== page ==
EU countries have long sheltered from pressure and calls from the United States to toughen their position on China with the moderate and pragmatic approach of the United Kingdom. Now, the more drastic and decisive steps of Boris Johnson's government are pushing Europeans to make a difficult choice.

On the one hand, many on the continent still have hopes for possible benefits from trade and Chinese investment.

On the other hand, the problems of national security, technology leaks, copyright violations, and growing trade deficits are becoming more acute — here, European claims against the Chinese side are almost identical to those of the US.

Therefore, an active rethinking of relations with China is also taking place on the European continent: in one of last year's strategic reviews, the European Commission gave China the definition of a “systemic competitor”.

This year, the coronavirus pandemic has acted as a catalyst for this rethinking — in recent months, the EU has repeatedly stated that China is overly persistent in its attempts to broadcast its vision of the crisis in the European information field and through European structures, including using elements of disinformation and propaganda.

The traditional problem for the EU in dealing with such global challenges is the lack of unity.

The position of supporters of the continuation of the previous policy of open economic cooperation is still strong and, in particular, has the support of the German government.

There is also a noticeable difference in regional approaches — countries such as Poland, the Czech Republic, Hungary, and Italy have until recently tried to advocate a more active rapprochement with China in the hope of obtaining economic benefits, primarily in the form of Chinese investment.

However, the actual inflows of Chinese capital to the same Eastern and Central Europe are still very far from expectations and insignificant compared to the financial infusions of the EU itself. And just like in the UK, European society is growing distrust of China.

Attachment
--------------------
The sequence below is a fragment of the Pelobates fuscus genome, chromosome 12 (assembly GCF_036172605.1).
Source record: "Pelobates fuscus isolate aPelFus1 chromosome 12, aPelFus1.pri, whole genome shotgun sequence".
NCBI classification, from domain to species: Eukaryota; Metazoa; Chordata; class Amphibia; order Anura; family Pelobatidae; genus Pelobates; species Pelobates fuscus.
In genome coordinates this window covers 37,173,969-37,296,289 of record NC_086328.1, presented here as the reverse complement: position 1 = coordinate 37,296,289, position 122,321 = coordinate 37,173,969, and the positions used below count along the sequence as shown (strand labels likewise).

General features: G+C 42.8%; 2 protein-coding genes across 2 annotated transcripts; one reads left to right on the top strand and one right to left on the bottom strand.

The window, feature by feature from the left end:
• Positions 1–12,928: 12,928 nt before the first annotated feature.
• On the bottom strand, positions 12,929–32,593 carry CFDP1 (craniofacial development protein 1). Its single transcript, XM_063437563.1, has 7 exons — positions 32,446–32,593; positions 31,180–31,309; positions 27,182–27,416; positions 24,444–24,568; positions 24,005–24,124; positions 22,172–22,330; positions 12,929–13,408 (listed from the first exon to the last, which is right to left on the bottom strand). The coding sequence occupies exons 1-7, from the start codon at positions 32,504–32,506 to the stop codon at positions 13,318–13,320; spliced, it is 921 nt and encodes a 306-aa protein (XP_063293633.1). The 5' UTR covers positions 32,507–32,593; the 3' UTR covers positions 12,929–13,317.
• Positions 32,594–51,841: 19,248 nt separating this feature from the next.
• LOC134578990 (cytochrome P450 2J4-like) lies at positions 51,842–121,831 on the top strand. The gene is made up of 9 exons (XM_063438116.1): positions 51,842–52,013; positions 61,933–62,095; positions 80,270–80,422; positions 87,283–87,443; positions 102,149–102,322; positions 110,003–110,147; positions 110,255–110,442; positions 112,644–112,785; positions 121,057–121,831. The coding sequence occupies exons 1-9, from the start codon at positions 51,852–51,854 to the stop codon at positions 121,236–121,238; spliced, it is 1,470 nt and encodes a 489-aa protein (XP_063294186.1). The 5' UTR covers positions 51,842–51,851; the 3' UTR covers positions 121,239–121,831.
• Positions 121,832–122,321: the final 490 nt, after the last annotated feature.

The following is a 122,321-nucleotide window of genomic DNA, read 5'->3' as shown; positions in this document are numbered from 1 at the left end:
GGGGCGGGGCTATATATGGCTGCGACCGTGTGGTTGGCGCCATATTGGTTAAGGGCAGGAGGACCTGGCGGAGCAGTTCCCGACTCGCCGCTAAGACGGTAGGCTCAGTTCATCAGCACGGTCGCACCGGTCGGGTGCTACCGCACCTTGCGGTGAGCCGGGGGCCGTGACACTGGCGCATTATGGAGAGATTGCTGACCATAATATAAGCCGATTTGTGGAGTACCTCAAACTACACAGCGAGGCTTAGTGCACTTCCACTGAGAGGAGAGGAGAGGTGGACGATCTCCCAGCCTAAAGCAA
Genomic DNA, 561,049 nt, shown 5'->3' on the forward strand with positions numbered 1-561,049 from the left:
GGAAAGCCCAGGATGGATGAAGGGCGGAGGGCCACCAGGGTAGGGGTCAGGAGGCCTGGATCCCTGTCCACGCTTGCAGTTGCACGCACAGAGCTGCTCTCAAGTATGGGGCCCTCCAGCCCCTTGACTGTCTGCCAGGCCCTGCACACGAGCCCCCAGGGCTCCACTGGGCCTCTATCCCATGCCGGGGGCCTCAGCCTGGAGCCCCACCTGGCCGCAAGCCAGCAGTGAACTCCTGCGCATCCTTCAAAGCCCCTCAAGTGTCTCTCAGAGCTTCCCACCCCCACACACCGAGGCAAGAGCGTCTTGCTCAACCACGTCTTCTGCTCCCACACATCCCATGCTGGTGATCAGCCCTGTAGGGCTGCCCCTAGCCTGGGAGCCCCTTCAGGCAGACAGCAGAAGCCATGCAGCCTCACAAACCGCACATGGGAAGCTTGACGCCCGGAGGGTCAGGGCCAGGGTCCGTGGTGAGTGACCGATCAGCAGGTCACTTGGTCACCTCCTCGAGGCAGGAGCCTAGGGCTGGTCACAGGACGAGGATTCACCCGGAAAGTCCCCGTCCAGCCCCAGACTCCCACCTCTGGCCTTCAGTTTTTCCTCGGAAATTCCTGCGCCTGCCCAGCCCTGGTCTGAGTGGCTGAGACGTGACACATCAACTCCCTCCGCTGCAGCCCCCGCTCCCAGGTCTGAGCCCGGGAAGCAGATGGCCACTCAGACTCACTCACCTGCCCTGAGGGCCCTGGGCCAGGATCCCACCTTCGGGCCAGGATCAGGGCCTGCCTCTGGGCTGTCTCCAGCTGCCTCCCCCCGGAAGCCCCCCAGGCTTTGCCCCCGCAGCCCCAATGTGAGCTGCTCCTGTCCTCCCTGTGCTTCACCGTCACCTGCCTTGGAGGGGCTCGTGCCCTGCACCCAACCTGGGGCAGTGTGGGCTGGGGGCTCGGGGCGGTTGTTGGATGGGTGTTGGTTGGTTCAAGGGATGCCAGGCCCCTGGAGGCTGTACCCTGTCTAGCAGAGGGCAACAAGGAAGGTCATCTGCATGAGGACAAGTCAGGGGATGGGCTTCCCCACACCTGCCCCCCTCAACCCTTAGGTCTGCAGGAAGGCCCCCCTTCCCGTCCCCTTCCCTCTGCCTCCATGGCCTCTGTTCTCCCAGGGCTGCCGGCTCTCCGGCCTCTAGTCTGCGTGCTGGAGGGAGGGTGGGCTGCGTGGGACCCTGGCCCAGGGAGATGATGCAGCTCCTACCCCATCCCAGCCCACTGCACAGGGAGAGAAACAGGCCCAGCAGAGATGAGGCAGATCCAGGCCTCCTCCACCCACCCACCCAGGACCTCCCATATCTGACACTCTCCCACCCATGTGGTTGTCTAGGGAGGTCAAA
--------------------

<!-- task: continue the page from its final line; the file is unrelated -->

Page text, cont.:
The escalating confrontation between the US and China remains one of the key global threats that can greatly affect the global economy and financial markets.

Although neither side is interested in such an escalation, the situation is such that the more contradictions escalate, the more likely it is that the conflict will break out in one of the hottest spots of contact, whether it is Taiwan, Hong Kong or the sphere of cyber technologies.

Both the US and China are rapidly moving towards further economic and technological disengagement, involving the rest of the world in it. And so far there is no reason to expect that this process can be reversed or even stopped.

To do this, the Chinese authorities would have to radically revise their long-term economic and geopolitical strategy.

It is also unlikely that the US administration will significantly change course in the event of a change in the President as a result of the November elections.on the contrary, the two leading parties are competing with each other in demonstrating a hard line towards China to voters.

What can really change is the role of the European Union.

If the sharp attacks of the Republican administration against European allies remain in the past, the US and the EU may become much closer. Even with a much more moderate approach of the EU, the US position in the confrontation with China, in this case, can significantly strengthen.

And it will also mean continuing to polarize the world. The confrontation between China and the West can stretch for decades and survive many changes of government.